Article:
Abstract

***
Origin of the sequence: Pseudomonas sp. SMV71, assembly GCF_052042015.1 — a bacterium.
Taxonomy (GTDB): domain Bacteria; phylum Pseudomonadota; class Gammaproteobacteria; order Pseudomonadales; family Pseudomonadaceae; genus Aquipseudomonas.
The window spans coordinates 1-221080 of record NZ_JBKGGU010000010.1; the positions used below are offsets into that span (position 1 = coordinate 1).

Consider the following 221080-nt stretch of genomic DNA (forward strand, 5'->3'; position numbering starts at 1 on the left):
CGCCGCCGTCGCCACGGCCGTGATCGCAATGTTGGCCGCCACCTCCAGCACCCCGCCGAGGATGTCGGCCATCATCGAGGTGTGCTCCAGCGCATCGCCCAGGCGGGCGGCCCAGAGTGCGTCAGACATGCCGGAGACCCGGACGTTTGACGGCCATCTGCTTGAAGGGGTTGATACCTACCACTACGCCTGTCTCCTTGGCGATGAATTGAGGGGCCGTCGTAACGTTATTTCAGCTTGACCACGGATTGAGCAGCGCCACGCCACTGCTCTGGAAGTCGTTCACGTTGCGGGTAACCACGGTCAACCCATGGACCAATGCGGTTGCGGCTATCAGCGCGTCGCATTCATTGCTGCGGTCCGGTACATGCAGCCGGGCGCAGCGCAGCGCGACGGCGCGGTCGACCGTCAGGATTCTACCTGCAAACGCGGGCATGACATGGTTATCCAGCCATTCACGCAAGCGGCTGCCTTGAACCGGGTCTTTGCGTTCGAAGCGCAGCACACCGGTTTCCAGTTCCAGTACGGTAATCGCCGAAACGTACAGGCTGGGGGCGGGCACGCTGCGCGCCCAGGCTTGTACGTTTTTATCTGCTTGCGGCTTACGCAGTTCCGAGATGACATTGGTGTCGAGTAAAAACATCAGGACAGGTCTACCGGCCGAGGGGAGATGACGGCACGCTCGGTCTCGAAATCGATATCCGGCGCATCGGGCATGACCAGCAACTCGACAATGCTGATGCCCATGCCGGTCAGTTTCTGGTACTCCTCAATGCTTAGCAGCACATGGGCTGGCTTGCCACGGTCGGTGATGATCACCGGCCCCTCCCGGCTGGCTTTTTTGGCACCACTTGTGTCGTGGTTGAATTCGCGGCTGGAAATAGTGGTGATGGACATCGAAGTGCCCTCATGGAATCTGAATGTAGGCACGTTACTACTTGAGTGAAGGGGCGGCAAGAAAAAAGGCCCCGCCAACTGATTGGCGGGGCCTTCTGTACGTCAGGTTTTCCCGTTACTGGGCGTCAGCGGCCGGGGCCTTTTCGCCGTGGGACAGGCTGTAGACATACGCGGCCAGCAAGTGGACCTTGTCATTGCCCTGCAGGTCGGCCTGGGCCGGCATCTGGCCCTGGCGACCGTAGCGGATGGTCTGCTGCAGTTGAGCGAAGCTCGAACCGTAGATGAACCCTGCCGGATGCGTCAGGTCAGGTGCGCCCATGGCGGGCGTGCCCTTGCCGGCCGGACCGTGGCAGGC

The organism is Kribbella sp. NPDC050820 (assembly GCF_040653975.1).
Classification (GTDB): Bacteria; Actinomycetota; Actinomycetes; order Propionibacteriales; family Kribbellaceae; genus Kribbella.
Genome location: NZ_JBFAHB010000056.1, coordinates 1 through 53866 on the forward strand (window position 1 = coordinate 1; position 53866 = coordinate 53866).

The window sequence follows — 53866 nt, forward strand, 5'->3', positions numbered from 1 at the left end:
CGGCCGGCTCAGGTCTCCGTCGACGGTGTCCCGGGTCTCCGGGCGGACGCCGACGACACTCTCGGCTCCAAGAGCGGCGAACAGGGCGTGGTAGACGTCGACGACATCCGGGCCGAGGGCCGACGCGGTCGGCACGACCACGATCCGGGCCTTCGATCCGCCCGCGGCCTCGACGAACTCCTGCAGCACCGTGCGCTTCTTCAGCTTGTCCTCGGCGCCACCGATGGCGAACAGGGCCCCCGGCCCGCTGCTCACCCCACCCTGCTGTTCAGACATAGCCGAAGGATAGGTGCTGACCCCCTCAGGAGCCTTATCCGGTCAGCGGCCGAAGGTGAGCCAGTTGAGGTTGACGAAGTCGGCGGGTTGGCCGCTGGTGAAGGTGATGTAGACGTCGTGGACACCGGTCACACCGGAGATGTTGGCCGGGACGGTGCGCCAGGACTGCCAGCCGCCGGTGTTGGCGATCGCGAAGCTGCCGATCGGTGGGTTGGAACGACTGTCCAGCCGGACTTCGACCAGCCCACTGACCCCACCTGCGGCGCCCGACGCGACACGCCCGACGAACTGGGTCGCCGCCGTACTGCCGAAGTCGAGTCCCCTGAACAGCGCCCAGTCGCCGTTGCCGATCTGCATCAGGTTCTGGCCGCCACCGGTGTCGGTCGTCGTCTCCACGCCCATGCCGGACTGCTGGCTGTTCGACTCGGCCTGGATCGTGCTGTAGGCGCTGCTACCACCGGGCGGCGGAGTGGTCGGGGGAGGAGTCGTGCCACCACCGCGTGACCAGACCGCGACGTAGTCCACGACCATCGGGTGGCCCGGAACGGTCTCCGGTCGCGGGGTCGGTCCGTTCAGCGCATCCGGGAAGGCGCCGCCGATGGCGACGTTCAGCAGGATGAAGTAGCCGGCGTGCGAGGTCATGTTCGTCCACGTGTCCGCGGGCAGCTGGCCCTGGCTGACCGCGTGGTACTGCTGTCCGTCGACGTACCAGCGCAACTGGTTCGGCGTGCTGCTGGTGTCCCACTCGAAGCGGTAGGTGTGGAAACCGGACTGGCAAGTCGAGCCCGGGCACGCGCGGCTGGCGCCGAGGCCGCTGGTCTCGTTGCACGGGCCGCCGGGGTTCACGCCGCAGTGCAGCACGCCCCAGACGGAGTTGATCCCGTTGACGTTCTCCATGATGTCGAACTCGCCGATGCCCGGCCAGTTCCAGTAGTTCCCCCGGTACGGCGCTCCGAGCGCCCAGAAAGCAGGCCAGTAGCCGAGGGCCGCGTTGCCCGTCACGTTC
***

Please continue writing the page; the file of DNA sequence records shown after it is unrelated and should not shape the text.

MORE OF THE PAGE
Neural substrates of memory control are engaged when participants encounter unexpected mnemonic stimuli (e.g., a new word when told to expect an old word). The present fMRI study (n = 18) employed the likelihood cueing recognition task to elucidate the role of functional connectivity (fcMRI) networks in supporting memory control processes engaged by these unexpected events. Conventional task-evoked BOLD analyses recovered a memory control network similar to that previously reported, comprising medial prefrontal, lateral prefrontal, and inferior parietal regions. These were split by their differential affiliation to distinct fcMRI networks (“conflict detection” and “confirmatory retrieval” networks). Subsequent ROI analyses clarified the functional significance of this connectivity differentiation, with “conflict” network-affiliated regions specifically sensitive to cue strength, but not to response confidence, and “retrieval” network-affiliated regions showing the opposite pattern. BOLD time course analyses corroborated the segregation of memory control regions into “early” conflict detection and “late” retrieval analysis, with both processes underlying the allocation of memory control. Response specificity and time course findings were generalized beyond task-recruited ROIs to clusters within the large-scale fcMRI networks, suggesting that this connectivity architecture could underlie efficient processing of distinct processes within cognitive tasks. The findings raise important parallels between prevailing theories of memory and cognitive control.

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